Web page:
They've been working with the charismatic Andrew Price, founder of Dryad Bushcraft to create this series of short films. I like them and think their efforts deserve a wider audience. See what you think.
Thanks for reading

Monday, 14 January 2008

Saw Feelings

Axes may give you more of a ‘woody woodsman’ feeling, but in most situations saws are a lot more practical. Especially if your trying to introduce the little people to the big outdoors. Saws let kids make a sizable contribution to the woodpile without scaring the living crap out of adult observers.

It’s been a while since I’ve prattled on about the horrific cost of living in ‘Rip Off Britain’… and its also time for your pal the bushwacker to help himself to a nice fat slice of humble pie.

A while ago I sang the praises of the BCB commando saw. Well I’ve had a change of heart. I couldn’t tell you why, but when outdoors I’d always preferred saws where both ends of the blade are secured. I don’t know why but I’ve taken it as an article of faith.

In support of this belief I have painstakingly filed the teeth of a cumbersome bow saw to vicious sharp (took ages) and wrapped the blade in cardboard for transportation. Then I moved over to the BCB saw, dumping its brittle blades for a wire saw that either stretched or clogged and most of the time did both. It was light enough, but frustrating.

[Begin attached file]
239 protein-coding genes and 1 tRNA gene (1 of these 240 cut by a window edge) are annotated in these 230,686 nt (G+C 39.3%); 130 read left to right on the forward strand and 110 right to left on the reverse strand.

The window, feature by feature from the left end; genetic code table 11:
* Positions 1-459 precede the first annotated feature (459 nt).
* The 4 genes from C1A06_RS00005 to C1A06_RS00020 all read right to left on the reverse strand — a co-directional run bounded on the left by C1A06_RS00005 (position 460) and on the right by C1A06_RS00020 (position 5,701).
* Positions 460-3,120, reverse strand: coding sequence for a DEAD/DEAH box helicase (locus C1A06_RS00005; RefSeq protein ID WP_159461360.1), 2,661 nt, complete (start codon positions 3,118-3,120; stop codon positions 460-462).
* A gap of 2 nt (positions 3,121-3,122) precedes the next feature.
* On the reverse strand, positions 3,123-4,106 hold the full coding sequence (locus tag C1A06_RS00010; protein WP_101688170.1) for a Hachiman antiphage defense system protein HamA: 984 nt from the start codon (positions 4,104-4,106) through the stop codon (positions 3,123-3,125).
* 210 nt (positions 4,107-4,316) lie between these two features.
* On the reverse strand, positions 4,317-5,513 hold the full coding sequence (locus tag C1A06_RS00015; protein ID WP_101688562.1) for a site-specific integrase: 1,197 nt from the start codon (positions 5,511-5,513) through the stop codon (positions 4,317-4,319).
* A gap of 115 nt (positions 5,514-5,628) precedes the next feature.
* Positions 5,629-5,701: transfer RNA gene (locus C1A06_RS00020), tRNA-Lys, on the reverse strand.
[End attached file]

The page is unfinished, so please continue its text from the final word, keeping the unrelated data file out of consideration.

When I was given that well loved staple of British bushcraft the Bahco Laplander saw for crimbo (it arrived a little after) I got to put my own BS (belief systems!) to the test. The scales fell from my eyes. This is one design classic that is actually worth its reputation. Really, it rocks!

Here in northern europe many of us have a built in preference for Swedish kit, it’s the land of top notch outdoor tools and clothing. Its tools like the Trangia, Laplander and fallkniven’s F1 that reinforce the prejudice.

First impressions of the Laplander:
The design is beautifully obvious, the Laplander convincingly locks shut as well as open. No more cardboard to protect the contents of my bag.
It weighs the sum total of ‘nack all’ (I couldn’t find the kitchen scales but it really is light).
Very, very sharp teeth, cleverly set to avoid clogging and binding. I once read a review that claimed the blade was made of two different thickness of steel wielded together, with the teeth cut from the thicker piece. I’ve not been able to verify this, but the teeth certainly leave a wide cut. I’ve not tried it on bone yet but I’m expecting great things.
The teeth nearest the handle are redundant, and if it were my design I might have chosen to put a choi there instead. The handle has a bit of flex to it but two things reassured me; its cold enough in Sweden to mean that plastics have to be chosen for their resilience in the cold, if a little flex is the price of not becoming brittle it’s a fair exchange. The other thing that gave me confidence is they sell replacement blades! When a tools is this cheap it usually just means disposable, I’m starting to suspect that in this case it mean that users have found that the handle lasts.

In the UK the best price I’ve seen is £20 inc delivery from Camelot Outdoor with the average being about £23 plus delivery. As usual being ‘just down the road’ from Sweden has no bearing on the prices we pay.